As used herein, the terms “improve[d] thermal efficiency” and “improving the thermal efficiency” refer interchangeably to any lowering of energy input for the same or similar power output achieved by a dry low emissions combustor, including lower fuel consumption, lower heat rate, better or improved specific fuel consumption (SFC), etc., or any combination thereof.
As used herein, the term “source of warmer air” refers to any source of air that is capable of raising the ambient air temperature of the inlet air stream received by a dry low emissions combustor assembly, by being added to, combined with or otherwise associated with the inlet air stream, so as to improve the thermal efficiency of the combustor. Suitable sources of warmer air can include recycled bleed air, warmer air from other sections of the gas turbine engine, air external to that used in the gas turbine engine (e.g., external to the inlet air stream) that is heated or warmed (e.g., by a heat exchanger), typically by discharged or exhaust air streams of the gas turbine engine, electrical heating, other recycled waste heat streams etc., or any combination of such sources of warmer air.
As used herein, the term “ambient air temperature” refers to the typical atmospheric temperature of the air or air stream in the gas turbine engine system.
As used herein, the term “operating at a full load” refers to the gas turbine engine and typically the combustor operating at its peak power or designed capacity. By contrast, the term “operating at a partial load” refers to the gas turbine engine/combustor operating at a fraction of its peak power or designed capacity, e.g., in a “throttled back” state.
As used herein, the term “new equilibrium state having improved thermal efficiency” refers to the point at which a steady-state improvement in thermal efficiency is reached by the gas turbine engine system after it has been operated for a period of time with the source of warmer air being added to, combined with, or otherwise associated with the inlet air stream.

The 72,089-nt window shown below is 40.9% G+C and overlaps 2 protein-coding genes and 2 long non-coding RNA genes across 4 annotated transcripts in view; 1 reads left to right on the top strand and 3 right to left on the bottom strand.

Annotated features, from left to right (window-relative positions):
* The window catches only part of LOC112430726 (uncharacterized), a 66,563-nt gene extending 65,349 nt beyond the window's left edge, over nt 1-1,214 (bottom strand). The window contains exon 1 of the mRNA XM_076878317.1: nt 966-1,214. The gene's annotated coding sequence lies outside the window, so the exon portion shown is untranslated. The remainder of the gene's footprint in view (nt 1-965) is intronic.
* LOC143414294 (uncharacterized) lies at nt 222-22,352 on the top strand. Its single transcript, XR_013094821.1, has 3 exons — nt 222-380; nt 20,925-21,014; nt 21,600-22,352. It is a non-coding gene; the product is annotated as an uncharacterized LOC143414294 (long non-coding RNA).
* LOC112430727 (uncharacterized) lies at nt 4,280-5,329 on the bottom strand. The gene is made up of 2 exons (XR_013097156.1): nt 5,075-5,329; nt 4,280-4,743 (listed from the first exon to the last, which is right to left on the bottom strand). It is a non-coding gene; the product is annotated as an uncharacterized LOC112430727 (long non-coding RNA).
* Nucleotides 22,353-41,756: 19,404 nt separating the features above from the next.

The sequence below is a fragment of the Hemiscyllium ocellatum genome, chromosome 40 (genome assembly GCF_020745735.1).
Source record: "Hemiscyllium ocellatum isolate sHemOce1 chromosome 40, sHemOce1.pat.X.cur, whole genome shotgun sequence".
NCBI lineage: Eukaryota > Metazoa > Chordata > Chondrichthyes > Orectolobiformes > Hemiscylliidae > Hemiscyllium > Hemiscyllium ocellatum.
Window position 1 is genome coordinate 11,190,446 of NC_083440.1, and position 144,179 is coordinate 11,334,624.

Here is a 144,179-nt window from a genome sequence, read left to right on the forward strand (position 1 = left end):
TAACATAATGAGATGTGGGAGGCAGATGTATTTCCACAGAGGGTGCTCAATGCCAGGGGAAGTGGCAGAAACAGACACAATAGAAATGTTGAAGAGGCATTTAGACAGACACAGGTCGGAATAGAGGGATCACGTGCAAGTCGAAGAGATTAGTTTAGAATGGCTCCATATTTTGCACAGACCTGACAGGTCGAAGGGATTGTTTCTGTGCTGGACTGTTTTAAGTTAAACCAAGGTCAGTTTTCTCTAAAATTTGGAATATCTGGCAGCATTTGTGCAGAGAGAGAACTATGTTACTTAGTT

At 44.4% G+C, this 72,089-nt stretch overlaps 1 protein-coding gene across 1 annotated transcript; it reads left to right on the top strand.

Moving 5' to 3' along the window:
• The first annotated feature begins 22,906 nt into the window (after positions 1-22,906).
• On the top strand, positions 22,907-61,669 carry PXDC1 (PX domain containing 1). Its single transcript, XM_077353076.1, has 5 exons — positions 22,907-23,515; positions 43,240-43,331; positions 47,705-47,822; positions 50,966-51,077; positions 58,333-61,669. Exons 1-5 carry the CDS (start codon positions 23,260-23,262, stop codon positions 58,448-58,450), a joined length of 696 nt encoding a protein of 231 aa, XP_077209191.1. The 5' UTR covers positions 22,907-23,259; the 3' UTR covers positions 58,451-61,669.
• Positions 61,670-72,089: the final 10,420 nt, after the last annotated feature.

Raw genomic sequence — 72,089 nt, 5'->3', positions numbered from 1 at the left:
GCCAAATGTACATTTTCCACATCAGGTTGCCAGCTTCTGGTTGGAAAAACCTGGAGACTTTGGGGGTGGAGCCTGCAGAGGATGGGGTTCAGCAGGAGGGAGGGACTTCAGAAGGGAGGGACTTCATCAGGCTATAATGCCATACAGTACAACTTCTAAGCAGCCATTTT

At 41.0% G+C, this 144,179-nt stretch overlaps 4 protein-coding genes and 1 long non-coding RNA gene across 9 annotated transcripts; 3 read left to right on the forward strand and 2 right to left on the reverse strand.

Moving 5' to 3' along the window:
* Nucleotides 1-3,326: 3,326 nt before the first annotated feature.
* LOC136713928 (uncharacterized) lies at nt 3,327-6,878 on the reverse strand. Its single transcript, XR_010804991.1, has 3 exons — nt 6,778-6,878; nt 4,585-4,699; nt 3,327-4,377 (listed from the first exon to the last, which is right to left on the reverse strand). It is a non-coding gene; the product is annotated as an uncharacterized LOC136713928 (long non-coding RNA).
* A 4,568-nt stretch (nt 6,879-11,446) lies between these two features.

Referring now to the drawings,
Channeling the airflow from inlet air stream 66 into diffuser dump region 150 is diffuser 154 of the type disclosed in commonly assigned U.S. Pat. No. 5,335,501 (Taylor), issued Aug. 9, 1994 (herein incorporated by reference) and having an air inlet 156 for receiving inlet air stream 66 and an air outlet 157 for discharging at least a portion of inlet air stream 66 into diffuser dump region 150. Because triple annular combustor 100 typically has a relatively large dome height h (e.g., approximately 10 inches) and typically requires high dome flows to minimize pollutant emissions, diffuser 154 functions to diffuse the compressed airflow from inlet air stream 66 uniformly across dome end 110. As illustrated in
As shown in
As particularly shown in
The improved thermal efficiency of system 10, as represented, for example, by the embodiments shown in
While specific embodiments of the this invention have been described, it will be apparent to those skilled in the art that various modifications thereto can be made without departing from the spirit and scope of this invention as defined in the appended claims.
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|U.S. Classification||60/772, 60/785, 60/782|
|Cooperative Classification||F02C7/08, F02C6/08, F05D2250/311, F23R3/26, F23L15/00, F23N5/00, F23R3/02|
|European Classification||F23N5/00, F23L15/00, F23R3/02|
|Sep 21, 2004||AS||Assignment|
Owner name: GENERAL ELECTRIC COMPANY, NEW YORK
Free format text: ASSIGNMENT OF ASSIGNORS INTEREST;ASSIGNORS:LEACHMAN, DAVID PAUL;SAILER, EDWARD DAVID;BLOOMBERG, JOHN ERIC;REEL/FRAME:015152/0984
Effective date: 20040907
|Sep 7, 2010||FPAY||Fee payment|
Year of fee payment: 4
|Sep 8, 2014||FPAY||Fee payment|
Year of fee payment: 8